• Set your computer to turn the monitor off after 5-10 idle minutes. CRT screens use quite a bit of electricity by themselves. Just look at the labels on their backs to see how much yours consumes. You can also just turn off the monitor. The power switch can take it, don’t worry. It’ll work for years, and years, and years… Well, you get the idea.
  • Set the computer to turn off the hard drives after 30 minutes – 1 hour of idle time. They can start back up without a problem in about 5-10 seconds.
  • Purchase a flat screen monitor if you can afford it. They consume a lot less electricity than CRT screens (about 2-3 times less), and they’re better on your eyes. They also emit less radiation, not to mention they take up a whole lot less space.
  • Instead of adding extra hard drives to the inside of the computer, add them to the outside by purchasing a USB or Firewire hard drive enclosure. That way, when you’re not using them, you can simply unplug them and not have to worry about the extra electricity each uses as it spins around whenever the computer is on. Use them to store files you don’t need to access often.
  • Purchase extra RAM. More RAM means less access time seeking the hard drives, thus, over time, less energy usage.

House

  • Replace all your incandescent bulbs with the new fluorescent spiral bulbs. They consume 3-4 times less energy and give off better light.
  • If you’re building a new house, or just replacing your drywall in your old house, then invest in good insulation. There are plenty of websites on the Internet that can teach you how to properly layer a wall from the outside to the inside in order to get the maximum energy savings – the process is easy and fairly cheap to implement. Just do a search on Google for this stuff. You’ll be happy you did when your heating/cooling bills arrive.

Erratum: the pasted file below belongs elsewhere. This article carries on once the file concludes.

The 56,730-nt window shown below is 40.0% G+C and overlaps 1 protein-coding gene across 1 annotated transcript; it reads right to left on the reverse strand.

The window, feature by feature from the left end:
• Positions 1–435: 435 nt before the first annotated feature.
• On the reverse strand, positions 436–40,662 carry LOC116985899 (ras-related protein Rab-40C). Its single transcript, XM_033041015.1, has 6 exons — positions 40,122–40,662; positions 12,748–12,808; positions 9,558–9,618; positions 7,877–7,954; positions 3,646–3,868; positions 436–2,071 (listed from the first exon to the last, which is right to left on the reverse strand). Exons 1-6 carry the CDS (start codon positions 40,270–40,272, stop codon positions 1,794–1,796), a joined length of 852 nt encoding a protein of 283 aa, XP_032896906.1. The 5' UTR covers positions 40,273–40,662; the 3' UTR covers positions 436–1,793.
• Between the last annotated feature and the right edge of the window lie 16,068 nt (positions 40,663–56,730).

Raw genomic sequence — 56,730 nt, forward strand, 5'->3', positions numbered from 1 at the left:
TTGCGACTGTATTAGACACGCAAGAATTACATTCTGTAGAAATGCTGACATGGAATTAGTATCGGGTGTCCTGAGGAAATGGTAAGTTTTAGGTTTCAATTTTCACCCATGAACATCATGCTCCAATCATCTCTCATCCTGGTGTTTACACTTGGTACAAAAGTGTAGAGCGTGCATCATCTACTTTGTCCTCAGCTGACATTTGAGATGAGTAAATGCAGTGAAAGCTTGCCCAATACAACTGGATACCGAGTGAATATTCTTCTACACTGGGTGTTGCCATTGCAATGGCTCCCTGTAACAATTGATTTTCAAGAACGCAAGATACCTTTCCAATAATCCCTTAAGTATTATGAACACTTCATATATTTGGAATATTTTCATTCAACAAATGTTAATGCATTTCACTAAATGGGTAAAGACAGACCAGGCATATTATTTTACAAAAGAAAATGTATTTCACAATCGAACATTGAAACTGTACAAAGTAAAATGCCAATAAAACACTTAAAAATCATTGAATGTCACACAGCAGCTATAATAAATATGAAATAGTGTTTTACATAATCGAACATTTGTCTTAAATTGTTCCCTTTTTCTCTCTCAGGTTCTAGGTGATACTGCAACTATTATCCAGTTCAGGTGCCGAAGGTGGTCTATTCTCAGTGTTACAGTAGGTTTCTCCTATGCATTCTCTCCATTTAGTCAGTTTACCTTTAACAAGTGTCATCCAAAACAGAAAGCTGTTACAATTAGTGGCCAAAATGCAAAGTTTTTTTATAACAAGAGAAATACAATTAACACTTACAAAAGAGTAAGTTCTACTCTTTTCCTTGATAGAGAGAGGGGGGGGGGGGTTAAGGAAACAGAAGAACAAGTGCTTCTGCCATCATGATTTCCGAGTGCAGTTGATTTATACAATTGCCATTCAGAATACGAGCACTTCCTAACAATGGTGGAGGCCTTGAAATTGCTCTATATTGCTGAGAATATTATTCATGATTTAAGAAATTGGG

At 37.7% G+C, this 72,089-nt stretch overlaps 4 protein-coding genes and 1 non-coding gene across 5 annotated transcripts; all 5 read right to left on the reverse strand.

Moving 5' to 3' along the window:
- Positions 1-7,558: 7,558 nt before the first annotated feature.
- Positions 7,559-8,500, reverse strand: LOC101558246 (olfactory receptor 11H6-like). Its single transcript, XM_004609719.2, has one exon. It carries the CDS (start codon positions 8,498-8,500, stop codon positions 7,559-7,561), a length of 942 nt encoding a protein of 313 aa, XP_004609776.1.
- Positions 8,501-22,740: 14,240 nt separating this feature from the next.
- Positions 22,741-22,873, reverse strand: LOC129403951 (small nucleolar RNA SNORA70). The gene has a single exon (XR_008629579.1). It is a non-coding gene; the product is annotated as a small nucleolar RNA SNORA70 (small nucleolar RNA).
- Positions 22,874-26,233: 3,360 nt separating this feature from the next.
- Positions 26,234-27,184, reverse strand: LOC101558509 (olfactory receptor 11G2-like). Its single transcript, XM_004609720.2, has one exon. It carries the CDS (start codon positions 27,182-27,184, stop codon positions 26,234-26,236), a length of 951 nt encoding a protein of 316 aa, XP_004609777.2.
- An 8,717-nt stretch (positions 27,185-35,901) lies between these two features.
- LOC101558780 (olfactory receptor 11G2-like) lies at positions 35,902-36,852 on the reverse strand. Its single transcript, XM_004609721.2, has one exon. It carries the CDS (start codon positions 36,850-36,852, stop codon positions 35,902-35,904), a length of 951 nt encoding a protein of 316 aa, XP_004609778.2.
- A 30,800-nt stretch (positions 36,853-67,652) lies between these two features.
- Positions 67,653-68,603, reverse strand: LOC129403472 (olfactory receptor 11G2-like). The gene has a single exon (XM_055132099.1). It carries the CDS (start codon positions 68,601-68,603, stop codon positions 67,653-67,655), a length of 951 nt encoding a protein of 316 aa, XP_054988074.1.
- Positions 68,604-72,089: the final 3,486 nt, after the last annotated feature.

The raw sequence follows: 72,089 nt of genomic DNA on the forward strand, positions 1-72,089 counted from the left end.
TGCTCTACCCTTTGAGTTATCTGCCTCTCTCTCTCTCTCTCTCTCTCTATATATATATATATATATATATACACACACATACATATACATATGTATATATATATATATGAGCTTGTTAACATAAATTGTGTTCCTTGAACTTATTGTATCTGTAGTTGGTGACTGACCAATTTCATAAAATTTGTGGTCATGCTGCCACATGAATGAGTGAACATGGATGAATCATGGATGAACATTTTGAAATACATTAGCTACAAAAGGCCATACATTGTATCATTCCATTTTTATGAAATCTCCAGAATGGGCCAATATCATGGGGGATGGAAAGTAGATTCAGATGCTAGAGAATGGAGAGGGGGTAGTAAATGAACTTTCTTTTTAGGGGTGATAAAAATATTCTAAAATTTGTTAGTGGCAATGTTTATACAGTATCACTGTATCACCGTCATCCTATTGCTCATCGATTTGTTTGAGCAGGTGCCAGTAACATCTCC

• If you’ve got a house, put a solar panel (or more if you’d like) on the roof. Store the electricity generated in a battery or generator. You can then use it to power the devices in your house, including air conditioning devices. I’ve heard of people that get paid by their energy company every month because they generate more energy from the solar panels that they are using. A little extra cash can’t hurt, right? Again, there are detailed descriptions for this stuff on the Internet.
  • Install double glass pane windows. There are those windows that have two layers of glass and are filled with an inert gas in the middle. They are very energy efficient.
  • Install draft guards on the main door(s) to your house/apartment. This will not only keep in the nice cool air in the summer (or warm air in the winter) but it will also keep out bugs, and we all want that, right?
  • At night, only turn on the lights in those rooms that you’re using. If you’re afraid you’ll stumble over things, invest in night-lights. You can find fluorescent green night-lights that consume very little energy and last for years and years. Or you could purchase those combination night-light/deodorizers.

Kitchen

  • Don’t use the dishwasher if you can help it.
  • If you do end up having to use it, only wash full loads and put it on the cycle that takes the least time to clean the dishes. What I’ve found is that you can wash a full load in the Light cycle and get results that are just the same or better than washing it in the Normal cycle. I don’t know why, but that’s been my personal experience.
  • Don’t leave the water running in the sink while you’re doing the dishes.
  • Don’t open the faucets all the way if you don’t need a full jet of water.

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  1. Pingback: Green IT Week: June 1-7, 2010 « Raoul Pop